Barr is not particularly well-informed about many of the issues surrounding this investigation but he was definitely up on the Special Counsel regulations and knows that, contrary to the common assumption, a Mueller Report would not go directly to the public and would instead be submitted in confidence to the Attorney General who will decide what the Congress and the public will be allowed to see. And he indicated that he had no intention of giving up that prerogative no matter how much he admires his good friend Bob Mueller.
That had Democratic officials more than a little bit concerned:
I wrote about Barr's potential to be a straight shooter himself, in the mode of Watergate special prosecutor Leon Jaworski a couple of months ago. That may still be possible. There are plenty of observers in the media who seem to believe that Barr showed he was an independent guy who would call it like he sees it. But as I mentioned in that earlier piece there are also unfortunate signs that Barr may be unduly influenced by the right-wing fever swamps, even to the extent of buying into conspiracy theories promulgated on Fox News.
Questions have been raised about what Bill Barr told us for a story in 2017. Here is his full email from then responding to our request for comment. We're grateful he replied and hope this clarifies any confusion. pic.twitter.com/xTCsJSpic2
Somehow that doesn't strike me as something a "just the facts, m'am" kind of guy would say. But again, maybe he's just been foolishly relying on Sean Hannity for his news, as so many Republicans do, and will take a deep breath once he sees all the evidence his friend Bob has gathered.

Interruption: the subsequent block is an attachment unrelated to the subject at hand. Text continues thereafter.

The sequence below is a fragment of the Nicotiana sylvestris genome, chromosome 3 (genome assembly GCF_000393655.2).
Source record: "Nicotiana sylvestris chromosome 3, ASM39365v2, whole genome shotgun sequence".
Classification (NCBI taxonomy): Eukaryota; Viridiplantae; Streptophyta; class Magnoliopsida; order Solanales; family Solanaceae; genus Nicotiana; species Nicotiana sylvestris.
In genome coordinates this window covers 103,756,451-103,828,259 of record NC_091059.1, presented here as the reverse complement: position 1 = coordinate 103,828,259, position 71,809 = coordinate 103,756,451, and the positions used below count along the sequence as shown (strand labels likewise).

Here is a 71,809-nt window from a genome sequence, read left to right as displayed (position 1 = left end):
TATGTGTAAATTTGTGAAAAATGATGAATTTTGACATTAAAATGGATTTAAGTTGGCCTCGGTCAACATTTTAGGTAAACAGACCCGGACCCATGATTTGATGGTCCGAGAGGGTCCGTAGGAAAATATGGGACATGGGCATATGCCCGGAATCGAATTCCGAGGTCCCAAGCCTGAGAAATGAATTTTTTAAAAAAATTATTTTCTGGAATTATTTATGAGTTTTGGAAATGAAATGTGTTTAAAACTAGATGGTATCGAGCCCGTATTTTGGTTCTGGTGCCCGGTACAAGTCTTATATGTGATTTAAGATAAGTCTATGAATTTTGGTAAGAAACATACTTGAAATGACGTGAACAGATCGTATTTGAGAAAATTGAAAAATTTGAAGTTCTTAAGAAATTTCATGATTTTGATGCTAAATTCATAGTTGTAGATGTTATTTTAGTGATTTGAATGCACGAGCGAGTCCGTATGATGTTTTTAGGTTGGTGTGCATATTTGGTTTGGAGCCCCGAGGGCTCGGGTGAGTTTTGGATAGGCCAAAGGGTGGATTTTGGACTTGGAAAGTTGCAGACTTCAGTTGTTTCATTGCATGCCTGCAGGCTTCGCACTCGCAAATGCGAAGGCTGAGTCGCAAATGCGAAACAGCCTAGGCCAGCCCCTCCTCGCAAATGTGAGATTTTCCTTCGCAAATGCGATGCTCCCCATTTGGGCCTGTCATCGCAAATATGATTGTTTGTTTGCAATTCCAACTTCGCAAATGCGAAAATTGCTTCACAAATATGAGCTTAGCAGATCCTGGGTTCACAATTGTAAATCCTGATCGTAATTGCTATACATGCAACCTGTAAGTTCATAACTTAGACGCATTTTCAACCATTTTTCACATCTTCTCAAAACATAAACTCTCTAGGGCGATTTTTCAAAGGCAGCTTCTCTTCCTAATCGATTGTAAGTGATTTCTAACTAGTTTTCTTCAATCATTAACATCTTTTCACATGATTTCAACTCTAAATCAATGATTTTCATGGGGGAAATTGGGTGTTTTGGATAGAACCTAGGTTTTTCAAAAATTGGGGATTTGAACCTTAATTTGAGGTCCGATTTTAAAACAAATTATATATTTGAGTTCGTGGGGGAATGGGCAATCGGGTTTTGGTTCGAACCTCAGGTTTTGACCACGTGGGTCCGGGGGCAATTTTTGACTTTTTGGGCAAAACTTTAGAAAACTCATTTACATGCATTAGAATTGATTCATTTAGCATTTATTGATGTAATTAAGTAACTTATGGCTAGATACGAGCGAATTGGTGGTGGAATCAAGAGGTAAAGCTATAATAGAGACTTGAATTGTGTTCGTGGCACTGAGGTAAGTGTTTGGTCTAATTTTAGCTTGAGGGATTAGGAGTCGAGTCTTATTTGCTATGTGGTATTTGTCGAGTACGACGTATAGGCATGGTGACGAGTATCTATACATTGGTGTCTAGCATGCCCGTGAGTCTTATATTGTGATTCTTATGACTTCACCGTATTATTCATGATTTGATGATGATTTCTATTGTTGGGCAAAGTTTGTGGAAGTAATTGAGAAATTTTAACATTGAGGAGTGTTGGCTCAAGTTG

As luck would have it, we all got to see a little more of it as of yesterday. Mueller dropped a big court filing about all of Manafort's lies to the Special Counsel just as Barr was finishing up his testimony. Much of it is redacted but what we can see indicates once again that there is more to this story than we, or Bill Barr, know. The biggest news is that Manafort's involvement with the administration allegedly extends beyond his tenure with the campaign and into the presidency itself.
There is another investigation into campaign finance going on presumably having to do with Trump's Super Pac Rebuilding America Now which was involved in some kind of financial shenanigans with Manafort. And apparently, Manafort lied to the prosecutors about his involvement in hiring for the administration during the Trump transition. One can only wonder who he was recommending and why. There's more about Manafort's association with the former FSB operative Konstantin Kilimnik and the filing references "other investigations" the details of which are redacted. And the court extended Manafort's former associate Rick Gates' sentencing hearing for another two months yesterday as well, indicating that he's still cooperating in the investigation.
If William Barr is confirmed, as it seems likely he will be unless something dramatic happens before the vote, it appears that he's got his work cut out for him getting up to speed on the facts. If he's been getting his information up until now from Sean Hannity and Laura Ingraham, he's going to be in for quite a shock.